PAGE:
One group of forex cases deserves special mention. Last year, the New York Regional Office worked closely with criminal authorities conducting an undercover investigation of complex, interconnected forex activities. Dubbed "Operation Wooden Nickel," the investigation resulted in the Commission filing six cases simultaneously against a total of 31 entities and individuals in November 2003, all involving fraud in the solicitation and sale of foreign currency contracts. At the same time, criminal prosecutors charged 47 individuals with various crimes related to their participation in the forex trading. The Securities and Exchange Commission also filed a case arising from this effort. I want to highlight this investigation as a model of civil and criminal cooperative enforcement and commend everyone involved.

Finally, I would like to talk about self-regulation, an issue that is critical to market integrity. Last May I announced that, given the CFMA’s added emphasis on self-regulation and the changes taking place in the market brought about by demutualization and increased competition, it was time for the Commission to review the roles, responsibilities and capabilities of the industry’s SROs. This was not because of any perceived existing problems, but simply because I believe it is prudent for an oversight agency to periodically ask whether the policies, practices and systems that are in place to ensure market integrity continue to serve their purposes as well as they can. Over the summer and fall, a team comprised of staff from our Divisions of Market Oversight and Clearing and Intermediary Oversight solicited a wide variety of views through interviews with participants in all areas of the marketplace, including FCMs, CPOs, and key exchange, clearinghouse, and NFA personnel responsible for their respective SRO functions. Although our review is ongoing, we made two recommendations last week.

First, the staff learned that one area of concern was the extent to which SROs protect the confidentiality of information gathered during audits and investigations of market participants. The staff concluded that SROs take this obligation seriously, and found SRO staff to be professional, ethical and well respected. The staff also found, however, that some SROs are better than others at making this obligation clear through training manuals, written procedures and ethics guidelines. The first recommendation, therefore, is to encourage every SRO to review its policies and procedures, employee training efforts, and day-to-day practices to ensure that adequate safeguards are in place to prevent the inappropriate use of confidential information obtained during self-regulatory activities. SROs are also encouraged to publicize these safeguards so that market participants continue to have full faith in the integrity of the self-regulatory process.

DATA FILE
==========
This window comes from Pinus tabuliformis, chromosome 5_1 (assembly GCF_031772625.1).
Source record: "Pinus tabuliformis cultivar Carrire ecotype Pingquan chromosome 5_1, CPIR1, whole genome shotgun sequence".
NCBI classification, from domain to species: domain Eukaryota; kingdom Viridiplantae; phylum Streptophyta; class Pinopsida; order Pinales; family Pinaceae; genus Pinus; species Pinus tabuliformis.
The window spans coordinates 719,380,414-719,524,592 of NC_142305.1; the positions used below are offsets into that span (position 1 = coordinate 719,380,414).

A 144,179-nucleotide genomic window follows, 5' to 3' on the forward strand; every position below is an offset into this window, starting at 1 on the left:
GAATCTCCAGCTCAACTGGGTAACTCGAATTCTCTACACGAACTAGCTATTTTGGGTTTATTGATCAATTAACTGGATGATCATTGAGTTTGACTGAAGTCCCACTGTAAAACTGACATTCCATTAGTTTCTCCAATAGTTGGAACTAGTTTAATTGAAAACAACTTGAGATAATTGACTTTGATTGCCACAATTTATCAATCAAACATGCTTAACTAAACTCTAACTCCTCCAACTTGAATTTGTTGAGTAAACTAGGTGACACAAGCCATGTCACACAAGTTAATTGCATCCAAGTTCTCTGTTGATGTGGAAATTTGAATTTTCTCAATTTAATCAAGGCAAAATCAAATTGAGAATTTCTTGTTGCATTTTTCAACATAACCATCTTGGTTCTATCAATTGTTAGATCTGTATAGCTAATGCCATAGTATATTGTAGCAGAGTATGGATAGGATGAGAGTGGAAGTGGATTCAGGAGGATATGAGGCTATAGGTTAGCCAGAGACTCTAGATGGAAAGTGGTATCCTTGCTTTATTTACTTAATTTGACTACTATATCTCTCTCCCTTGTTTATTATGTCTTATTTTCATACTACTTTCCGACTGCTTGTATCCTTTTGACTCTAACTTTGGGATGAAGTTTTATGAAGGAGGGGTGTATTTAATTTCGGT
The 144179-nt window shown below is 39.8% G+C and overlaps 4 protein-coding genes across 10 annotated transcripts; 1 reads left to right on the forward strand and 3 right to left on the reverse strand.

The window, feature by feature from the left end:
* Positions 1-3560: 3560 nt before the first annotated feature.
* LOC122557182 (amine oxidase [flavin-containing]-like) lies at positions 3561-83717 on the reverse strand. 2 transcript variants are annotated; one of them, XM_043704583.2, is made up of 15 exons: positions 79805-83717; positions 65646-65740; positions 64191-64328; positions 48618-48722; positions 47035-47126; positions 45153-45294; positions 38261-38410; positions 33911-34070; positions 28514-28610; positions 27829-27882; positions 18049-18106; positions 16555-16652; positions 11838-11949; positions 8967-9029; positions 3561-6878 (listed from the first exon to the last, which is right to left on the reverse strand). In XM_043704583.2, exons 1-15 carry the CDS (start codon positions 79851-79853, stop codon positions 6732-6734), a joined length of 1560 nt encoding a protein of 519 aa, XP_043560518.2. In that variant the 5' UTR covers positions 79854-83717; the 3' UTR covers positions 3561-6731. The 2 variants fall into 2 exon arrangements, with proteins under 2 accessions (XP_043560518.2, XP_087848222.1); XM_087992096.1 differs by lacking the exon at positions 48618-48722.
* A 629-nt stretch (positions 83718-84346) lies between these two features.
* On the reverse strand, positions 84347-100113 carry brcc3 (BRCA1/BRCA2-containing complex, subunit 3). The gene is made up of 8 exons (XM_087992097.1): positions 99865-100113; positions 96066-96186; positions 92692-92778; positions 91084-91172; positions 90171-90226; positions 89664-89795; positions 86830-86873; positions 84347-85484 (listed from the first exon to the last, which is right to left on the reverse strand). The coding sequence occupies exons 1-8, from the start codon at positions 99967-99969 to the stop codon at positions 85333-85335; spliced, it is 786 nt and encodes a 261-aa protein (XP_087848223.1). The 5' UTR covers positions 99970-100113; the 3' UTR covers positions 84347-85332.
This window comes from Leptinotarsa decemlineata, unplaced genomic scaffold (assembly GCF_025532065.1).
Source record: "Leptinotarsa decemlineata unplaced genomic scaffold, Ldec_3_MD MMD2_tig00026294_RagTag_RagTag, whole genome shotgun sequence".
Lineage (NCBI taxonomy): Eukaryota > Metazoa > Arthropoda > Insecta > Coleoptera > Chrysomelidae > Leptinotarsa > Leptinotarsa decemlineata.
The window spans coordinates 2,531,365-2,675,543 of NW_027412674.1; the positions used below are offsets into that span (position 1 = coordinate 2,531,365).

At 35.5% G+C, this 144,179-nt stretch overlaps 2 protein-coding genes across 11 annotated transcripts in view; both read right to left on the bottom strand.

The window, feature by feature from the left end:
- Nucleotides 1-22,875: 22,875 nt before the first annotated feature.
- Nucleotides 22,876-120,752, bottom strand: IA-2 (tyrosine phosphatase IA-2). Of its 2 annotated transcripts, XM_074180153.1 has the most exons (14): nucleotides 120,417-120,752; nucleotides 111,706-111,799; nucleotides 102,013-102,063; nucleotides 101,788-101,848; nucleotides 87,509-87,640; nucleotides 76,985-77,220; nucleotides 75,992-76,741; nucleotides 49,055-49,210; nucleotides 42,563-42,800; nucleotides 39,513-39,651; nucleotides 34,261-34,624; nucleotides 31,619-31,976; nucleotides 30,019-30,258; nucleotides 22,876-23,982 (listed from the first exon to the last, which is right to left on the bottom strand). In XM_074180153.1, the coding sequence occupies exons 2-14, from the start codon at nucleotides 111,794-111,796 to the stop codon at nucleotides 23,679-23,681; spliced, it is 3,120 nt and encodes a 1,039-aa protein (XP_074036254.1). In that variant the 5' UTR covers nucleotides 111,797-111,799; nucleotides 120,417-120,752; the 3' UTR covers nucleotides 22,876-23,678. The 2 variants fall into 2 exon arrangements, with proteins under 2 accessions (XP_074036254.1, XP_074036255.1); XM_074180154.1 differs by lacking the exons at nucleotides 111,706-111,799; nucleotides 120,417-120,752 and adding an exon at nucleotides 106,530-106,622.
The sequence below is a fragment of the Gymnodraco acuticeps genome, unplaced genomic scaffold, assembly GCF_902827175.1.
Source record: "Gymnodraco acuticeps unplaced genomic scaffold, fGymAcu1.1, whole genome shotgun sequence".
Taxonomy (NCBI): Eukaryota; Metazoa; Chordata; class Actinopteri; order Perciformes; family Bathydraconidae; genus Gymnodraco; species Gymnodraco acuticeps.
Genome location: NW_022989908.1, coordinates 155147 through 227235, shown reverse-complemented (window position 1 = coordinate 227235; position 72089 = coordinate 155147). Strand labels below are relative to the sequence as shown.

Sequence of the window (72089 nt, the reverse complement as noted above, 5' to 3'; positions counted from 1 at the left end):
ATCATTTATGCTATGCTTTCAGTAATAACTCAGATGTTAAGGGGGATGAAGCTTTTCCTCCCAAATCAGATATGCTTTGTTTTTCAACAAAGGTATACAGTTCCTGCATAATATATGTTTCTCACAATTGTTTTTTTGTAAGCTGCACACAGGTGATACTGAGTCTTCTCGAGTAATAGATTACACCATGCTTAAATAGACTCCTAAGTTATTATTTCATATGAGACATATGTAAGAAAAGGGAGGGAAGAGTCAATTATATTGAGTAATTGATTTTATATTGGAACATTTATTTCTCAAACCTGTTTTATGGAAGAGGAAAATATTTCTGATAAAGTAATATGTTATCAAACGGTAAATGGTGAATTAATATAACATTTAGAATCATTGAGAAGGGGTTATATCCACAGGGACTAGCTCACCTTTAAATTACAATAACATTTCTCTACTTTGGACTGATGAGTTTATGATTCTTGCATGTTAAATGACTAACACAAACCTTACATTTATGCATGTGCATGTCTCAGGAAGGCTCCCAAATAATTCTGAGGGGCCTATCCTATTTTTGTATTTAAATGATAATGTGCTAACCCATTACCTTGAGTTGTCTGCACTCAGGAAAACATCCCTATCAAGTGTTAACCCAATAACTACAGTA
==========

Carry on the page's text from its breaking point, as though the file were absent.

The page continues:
An integral part of the SRO system is the cooperative arrangement among SROs, operated under the auspices of the Joint Audit Committee, through which each FCM is assigned to a designated SRO (“DSRO”) for purposes of monitoring compliance with financial integrity, financial reporting, sales practice, recordkeeping, and anti-money laundering requirements. Commission Rule 1.52 expressly provides for such cooperation among SROs, recognizing that such a system of assigning each FCM to a single DSRO for examination purposes helps to avoid redundant burdens on FCMs, makes more effective use of SRO resources, and fosters important information sharing across markets. The rule reserves for the Commission a role in approving and monitoring this system to ensure that it remains appropriate to the public interest and that it works to strengthen customer protections. In accordance with the staff’s second recommendation, therefore, the Commission will begin a review of the DSRO system, including its cooperative agreements and programs.

Finally, in view of the fact that an SRO’s governing body can significantly influence key aspects of self-regulation, the Commission’s continuing review will include consideration of governance issues at SROs. In furtherance of this effort, the Commission will solicit written comments on the topic of SRO governance from members of the public. We will also listen with interest to the views of a number of our foreign counterparts at the International Regulators’ Meeting to be held on March 17 in Boca Raton, which will focus on a discussion of these issues from an international perspective.

In closing, I would like to publicly thank the staff of the CFTC for their tireless efforts since the passage of the CFMA, in particular, my personal staff as well as the current leadership team we have assembled at the Commission, many of whom are here today. Their dedication to public service and the oversight of the futures industry has been outstanding, and has led to a complete restructuring of rules, regulations, and even the Commission itself.

Additionally, I would like to thank each of you for being the most active participants with the Commission in discussing issues. I can assure you that your valuable insights and suggestions are key to keeping the Commission fully informed. Thank you again for the invitation to be here with you.